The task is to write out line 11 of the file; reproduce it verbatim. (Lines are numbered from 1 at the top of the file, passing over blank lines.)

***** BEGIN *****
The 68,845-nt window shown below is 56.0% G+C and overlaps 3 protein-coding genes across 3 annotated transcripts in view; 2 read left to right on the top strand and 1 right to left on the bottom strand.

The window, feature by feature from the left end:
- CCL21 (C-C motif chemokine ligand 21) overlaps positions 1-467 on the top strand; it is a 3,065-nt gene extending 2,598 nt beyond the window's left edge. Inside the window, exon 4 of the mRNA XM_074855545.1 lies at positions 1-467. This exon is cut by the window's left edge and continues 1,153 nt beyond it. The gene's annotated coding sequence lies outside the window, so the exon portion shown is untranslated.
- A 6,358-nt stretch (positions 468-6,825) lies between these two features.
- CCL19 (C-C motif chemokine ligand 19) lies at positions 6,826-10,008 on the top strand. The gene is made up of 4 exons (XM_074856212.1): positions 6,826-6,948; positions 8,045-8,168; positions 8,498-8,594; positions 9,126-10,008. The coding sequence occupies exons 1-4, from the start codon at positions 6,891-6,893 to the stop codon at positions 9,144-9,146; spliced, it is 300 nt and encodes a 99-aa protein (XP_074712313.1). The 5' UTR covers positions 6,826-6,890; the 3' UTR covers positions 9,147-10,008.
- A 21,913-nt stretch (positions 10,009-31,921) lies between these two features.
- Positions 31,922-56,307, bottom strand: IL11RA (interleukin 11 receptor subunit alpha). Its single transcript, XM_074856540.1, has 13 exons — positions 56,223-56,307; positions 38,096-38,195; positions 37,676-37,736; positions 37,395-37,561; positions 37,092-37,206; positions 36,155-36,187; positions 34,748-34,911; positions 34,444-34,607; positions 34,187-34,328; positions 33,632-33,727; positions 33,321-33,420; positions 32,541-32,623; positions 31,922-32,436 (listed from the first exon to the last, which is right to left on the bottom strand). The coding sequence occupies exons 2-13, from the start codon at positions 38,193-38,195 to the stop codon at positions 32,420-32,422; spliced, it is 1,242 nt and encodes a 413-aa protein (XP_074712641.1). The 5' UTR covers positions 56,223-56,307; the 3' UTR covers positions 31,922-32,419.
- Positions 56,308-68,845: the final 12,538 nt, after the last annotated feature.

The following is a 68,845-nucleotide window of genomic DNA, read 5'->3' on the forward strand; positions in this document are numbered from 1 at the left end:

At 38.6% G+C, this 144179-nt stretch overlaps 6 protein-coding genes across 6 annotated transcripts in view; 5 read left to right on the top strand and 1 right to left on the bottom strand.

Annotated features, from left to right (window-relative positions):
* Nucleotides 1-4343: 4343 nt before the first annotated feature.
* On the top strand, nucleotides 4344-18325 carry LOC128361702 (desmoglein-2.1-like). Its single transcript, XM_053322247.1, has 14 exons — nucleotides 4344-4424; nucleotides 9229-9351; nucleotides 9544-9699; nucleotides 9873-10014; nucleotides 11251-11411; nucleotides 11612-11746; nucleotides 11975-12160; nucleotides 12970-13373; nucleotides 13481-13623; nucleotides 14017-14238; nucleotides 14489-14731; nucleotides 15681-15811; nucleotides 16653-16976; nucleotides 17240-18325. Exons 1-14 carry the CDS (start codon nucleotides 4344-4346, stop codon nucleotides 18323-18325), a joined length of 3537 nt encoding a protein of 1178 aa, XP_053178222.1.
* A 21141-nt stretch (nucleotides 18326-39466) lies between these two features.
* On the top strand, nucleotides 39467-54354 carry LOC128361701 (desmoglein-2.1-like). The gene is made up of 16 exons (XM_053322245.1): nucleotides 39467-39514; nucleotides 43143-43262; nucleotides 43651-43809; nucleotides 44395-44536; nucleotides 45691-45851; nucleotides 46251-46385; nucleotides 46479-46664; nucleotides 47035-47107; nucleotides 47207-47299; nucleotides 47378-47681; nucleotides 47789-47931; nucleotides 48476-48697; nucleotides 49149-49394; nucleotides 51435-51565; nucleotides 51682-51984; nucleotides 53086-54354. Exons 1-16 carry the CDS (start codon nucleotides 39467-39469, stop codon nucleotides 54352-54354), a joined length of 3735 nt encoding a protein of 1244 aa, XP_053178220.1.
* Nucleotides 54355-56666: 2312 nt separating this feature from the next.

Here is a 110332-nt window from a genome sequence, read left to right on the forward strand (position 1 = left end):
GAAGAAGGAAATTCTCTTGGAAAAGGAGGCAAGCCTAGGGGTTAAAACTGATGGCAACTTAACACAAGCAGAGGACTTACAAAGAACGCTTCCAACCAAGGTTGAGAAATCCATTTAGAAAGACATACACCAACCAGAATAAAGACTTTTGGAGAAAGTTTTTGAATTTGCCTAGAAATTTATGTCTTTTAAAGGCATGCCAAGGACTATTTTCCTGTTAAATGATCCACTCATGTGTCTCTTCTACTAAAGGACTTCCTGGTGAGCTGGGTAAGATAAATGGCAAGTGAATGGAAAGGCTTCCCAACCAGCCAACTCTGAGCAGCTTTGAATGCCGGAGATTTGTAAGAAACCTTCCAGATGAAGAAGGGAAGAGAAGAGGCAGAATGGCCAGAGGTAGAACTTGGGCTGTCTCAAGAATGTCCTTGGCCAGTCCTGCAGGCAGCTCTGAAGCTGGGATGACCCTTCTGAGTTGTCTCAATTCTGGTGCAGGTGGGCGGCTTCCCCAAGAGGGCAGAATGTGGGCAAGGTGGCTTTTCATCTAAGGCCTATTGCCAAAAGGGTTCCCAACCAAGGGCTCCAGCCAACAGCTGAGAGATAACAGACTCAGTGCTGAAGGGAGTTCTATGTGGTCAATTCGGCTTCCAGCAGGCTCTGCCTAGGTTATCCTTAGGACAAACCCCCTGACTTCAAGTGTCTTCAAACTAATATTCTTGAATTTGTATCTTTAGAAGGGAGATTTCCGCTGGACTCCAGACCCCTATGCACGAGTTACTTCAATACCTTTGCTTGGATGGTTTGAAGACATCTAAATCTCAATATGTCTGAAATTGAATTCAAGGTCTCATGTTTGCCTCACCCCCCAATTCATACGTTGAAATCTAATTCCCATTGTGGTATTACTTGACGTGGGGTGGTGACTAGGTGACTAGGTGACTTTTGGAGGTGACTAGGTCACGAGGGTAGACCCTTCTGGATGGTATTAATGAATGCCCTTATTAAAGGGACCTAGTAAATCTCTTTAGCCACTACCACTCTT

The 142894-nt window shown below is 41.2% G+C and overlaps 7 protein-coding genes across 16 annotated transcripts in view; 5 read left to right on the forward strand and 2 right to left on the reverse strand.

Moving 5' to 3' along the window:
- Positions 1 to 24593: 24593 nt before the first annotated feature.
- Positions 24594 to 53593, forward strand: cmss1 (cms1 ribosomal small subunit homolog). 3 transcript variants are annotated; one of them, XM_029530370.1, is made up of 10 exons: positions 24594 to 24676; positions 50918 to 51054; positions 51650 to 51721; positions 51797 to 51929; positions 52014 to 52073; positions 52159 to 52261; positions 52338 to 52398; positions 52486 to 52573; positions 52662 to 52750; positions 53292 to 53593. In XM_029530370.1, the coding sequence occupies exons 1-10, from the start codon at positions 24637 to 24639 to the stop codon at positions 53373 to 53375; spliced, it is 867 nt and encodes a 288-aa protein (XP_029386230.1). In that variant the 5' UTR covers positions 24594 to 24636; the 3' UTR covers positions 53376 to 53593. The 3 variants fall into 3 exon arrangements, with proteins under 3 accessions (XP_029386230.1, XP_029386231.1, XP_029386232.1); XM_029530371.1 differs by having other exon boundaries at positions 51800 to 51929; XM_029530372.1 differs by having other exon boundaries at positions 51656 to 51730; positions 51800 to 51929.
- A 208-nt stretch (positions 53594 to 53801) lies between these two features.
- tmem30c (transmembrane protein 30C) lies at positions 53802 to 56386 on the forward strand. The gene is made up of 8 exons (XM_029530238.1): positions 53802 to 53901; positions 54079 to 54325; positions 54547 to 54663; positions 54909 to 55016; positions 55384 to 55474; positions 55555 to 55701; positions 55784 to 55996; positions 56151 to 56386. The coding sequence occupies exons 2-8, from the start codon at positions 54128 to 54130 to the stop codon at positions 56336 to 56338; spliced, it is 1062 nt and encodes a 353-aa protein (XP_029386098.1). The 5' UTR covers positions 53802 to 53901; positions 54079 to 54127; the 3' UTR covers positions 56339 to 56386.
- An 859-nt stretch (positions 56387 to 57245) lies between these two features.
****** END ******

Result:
Annotated features, from left to right (window-relative positions):